California State Senator Wants to Ban OxyContin Prescriptions For Those Under 21

Will My Insurance Pay for Rehab?

Sponsored Legal Stuff - This is an advertisement for Service Industries, Inc., part of a network of commonly owned substance abuse treatment service providers. Responding to this ad will connect you to one of Service Industries, Inc.’s representatives to discuss your insurance benefits and options for obtaining treatment at one of its affiliated facilities only. Service Industries, Inc. Service Industries, Inc. is unable to discuss the insurance benefits or options that may be available at any unaffiliated treatment center or business. If this advertisement appears on the same web page as a review of any particular treatment center or business, the contact information (including phone number) for that particular treatment center or business may be found at the bottom of the review.

California State Senator Wants to Ban OxyContin Prescriptions For Those Under 21

By Kelly Burch 02/20/17

“We should not be giving our young people a gateway drug that can lead to illicit drug abuse such as heroin."

Image: 
A person holding a handful of pills.

California State Senator Anthony Portantino has introduced a measure that would make prescriptions of the painkiller oxycodone illegal for people younger than 21, in hopes of keeping young people from becoming hooked on the powerful opioid. 

“The abuse of this drug is a national epidemic and we need to protect our children from being prescribed this highly addictive substance," said Portantino, a Democrat, according to the Los Angeles Times. "Lawmakers, regulators and medical professionals have been wrestling with how best to control this synthetic heroin and I’m saying, while we’re looking for solutions, let’s make sure we keep it away from our most vulnerable population.”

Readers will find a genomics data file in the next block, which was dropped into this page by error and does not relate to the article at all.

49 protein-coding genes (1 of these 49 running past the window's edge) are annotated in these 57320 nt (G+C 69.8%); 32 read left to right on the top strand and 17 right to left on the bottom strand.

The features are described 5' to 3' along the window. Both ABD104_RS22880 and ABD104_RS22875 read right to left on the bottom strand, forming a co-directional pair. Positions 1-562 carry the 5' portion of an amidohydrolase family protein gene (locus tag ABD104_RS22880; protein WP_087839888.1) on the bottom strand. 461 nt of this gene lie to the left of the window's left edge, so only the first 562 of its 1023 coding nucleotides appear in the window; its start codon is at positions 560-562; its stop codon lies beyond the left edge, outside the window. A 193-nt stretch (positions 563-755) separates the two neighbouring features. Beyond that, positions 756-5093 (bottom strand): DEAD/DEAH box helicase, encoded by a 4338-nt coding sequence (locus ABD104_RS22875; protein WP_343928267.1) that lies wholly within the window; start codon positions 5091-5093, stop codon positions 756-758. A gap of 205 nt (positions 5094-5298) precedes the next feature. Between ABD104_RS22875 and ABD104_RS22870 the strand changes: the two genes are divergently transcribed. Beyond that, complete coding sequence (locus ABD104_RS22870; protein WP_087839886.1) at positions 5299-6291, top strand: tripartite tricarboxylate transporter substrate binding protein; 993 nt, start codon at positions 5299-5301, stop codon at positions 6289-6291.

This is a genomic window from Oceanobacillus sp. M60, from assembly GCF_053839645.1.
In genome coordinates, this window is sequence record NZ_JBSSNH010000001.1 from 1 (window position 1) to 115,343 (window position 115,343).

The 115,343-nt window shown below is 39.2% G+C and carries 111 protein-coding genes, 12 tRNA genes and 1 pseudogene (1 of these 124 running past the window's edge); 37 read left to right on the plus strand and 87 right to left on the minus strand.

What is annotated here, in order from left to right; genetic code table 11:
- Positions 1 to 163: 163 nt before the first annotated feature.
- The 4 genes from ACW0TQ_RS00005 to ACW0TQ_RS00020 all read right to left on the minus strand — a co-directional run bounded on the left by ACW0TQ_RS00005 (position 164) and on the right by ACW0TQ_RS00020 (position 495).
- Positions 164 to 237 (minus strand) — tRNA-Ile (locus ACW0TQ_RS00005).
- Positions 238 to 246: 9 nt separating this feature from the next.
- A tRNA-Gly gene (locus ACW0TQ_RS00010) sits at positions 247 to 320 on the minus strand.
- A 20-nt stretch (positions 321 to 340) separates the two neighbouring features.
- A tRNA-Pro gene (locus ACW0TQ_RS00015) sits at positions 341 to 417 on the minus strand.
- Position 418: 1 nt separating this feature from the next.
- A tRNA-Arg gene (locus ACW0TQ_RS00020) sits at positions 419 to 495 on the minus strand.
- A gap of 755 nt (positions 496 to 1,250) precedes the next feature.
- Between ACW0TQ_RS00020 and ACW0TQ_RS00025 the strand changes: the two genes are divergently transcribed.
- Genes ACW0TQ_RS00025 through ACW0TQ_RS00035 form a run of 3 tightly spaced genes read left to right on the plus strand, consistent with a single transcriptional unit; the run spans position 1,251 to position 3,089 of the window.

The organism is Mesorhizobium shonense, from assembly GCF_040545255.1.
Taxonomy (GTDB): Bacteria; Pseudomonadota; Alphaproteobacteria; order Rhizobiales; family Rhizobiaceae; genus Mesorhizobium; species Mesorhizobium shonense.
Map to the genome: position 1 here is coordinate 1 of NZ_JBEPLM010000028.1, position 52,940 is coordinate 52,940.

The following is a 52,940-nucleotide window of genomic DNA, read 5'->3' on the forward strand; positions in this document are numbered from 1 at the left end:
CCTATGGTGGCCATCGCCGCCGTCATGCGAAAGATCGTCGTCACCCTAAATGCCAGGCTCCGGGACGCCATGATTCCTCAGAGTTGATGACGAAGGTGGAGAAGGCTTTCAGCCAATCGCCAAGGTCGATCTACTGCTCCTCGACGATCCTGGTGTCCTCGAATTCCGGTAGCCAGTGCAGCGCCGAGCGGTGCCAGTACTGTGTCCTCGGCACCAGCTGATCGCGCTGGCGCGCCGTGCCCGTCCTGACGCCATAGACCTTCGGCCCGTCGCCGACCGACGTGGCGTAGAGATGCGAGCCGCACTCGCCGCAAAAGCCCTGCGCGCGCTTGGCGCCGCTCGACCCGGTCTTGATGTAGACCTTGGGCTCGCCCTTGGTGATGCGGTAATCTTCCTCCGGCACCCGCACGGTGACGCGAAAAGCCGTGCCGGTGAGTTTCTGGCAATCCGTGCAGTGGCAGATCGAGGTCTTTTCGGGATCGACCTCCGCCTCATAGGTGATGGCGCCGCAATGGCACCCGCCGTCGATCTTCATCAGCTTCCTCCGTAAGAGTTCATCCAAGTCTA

Oxycodone is also known by the brand name OxyContin. The chemical structure of the painkiller is similar to that of heroin, and the misuse of painkillers like OxyContin is said to play a role in developing heroin addiction. 

“We should not be giving our young people a gateway drug that can lead to illicit drug abuse such as heroin," Portantino said. "What we all need is a time-out and pause for the health and well-being of our children.”

Last year, a Los Angeles Times investigation found that OxyContin is one of the most commonly misused drugs in the country, in large part because the drug’s advertised 12-hour pain relief wears off much sooner for many patients. 

The report found that even during clinical testing, Purdue Pharma knew that the pill did not provide 12-hour pain relief for all patients. When doctors began prescribing it to be taken more frequently in the late 1990s, the company urged them to give patients higher doses instead, which has been associated with a higher risk of overdose and death. 

In the two decades since the drug was introduced in 1996, seven million Americans have abused it, and 190,000 have died from overdoses involving OxyContin and other pain relievers since 1999.

Because of fears that some users get their first taste of the drug at a young age and later move to illegal drugs like heroin and fentanyl, Portantino hopes that keeping oxycodone away from teens and young adults will help save lives. 

“I don’t want to see another child and family go from the soccer field to drug addiction counseling to tragedy,” Portantino said.

Please read our comment policy. - The Fix
Disqus comments
Kelly Burch Contrib.jpg

Kelly Burch writes about addiction and mental health issues, particularly as they affect families. Follow her on TwitterFacebook, and LinkedIn.

Disqus comments